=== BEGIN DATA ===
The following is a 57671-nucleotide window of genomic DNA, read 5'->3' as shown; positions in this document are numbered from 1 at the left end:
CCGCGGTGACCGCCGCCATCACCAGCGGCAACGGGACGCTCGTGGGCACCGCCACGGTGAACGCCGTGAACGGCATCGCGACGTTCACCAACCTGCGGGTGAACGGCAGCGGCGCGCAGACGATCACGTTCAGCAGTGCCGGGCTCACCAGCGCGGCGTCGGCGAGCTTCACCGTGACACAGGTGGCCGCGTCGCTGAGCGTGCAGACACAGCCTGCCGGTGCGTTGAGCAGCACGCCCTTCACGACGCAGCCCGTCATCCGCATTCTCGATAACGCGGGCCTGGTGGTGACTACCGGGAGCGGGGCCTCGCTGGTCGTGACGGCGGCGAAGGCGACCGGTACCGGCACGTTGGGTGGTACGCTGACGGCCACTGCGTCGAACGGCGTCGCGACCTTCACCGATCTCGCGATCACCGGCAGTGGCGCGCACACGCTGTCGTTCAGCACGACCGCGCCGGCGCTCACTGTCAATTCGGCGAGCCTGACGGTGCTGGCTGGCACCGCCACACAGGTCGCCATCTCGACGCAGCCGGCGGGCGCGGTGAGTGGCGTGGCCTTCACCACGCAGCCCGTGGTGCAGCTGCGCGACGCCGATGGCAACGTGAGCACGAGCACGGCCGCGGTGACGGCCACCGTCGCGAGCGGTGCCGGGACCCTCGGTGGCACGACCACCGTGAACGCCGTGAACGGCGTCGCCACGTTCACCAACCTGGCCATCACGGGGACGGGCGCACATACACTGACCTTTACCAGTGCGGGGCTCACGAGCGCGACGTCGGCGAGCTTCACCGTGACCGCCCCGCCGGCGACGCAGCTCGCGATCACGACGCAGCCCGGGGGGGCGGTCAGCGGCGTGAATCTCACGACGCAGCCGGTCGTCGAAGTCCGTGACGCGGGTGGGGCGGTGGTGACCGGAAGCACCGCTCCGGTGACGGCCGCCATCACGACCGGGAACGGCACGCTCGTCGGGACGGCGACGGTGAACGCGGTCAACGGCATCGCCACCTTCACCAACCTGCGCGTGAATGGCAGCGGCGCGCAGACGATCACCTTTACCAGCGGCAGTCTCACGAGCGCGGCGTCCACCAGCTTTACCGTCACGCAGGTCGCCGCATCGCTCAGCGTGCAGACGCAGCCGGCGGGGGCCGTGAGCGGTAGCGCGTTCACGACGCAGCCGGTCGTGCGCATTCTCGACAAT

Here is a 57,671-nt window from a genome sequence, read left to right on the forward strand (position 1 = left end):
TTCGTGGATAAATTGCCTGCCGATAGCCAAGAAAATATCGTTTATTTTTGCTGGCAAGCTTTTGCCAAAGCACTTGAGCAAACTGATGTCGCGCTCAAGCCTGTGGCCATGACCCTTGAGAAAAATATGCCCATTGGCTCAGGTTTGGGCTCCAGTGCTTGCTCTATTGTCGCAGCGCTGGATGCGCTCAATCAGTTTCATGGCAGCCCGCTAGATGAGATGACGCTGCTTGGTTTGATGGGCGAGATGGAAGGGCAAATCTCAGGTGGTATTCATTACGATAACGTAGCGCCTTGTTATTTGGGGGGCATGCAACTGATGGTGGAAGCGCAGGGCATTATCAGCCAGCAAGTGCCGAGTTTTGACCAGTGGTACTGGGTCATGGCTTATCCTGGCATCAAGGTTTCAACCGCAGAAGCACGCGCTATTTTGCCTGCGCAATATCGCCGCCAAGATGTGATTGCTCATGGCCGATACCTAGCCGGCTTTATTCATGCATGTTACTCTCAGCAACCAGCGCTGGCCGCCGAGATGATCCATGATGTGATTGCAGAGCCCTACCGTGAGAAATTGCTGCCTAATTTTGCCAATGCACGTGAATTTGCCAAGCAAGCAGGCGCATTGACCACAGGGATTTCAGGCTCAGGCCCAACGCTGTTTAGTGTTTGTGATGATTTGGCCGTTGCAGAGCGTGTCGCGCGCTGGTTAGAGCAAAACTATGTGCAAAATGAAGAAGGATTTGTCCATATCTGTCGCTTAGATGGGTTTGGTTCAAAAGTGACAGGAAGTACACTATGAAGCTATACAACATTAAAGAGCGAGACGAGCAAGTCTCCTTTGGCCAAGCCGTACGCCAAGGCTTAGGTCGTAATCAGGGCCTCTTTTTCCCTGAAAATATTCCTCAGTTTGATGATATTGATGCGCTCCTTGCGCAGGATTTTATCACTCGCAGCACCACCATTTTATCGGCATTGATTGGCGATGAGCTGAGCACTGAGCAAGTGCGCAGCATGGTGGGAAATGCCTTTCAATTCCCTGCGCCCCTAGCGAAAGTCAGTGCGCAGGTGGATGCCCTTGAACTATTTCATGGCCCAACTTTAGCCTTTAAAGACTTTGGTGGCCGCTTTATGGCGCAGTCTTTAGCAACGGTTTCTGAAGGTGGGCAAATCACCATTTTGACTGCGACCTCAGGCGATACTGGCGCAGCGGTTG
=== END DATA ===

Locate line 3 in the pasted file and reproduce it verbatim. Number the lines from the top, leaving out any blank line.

Here is a 57,671-nt window from a genome sequence, read left to right on the forward strand (position 1 = left end):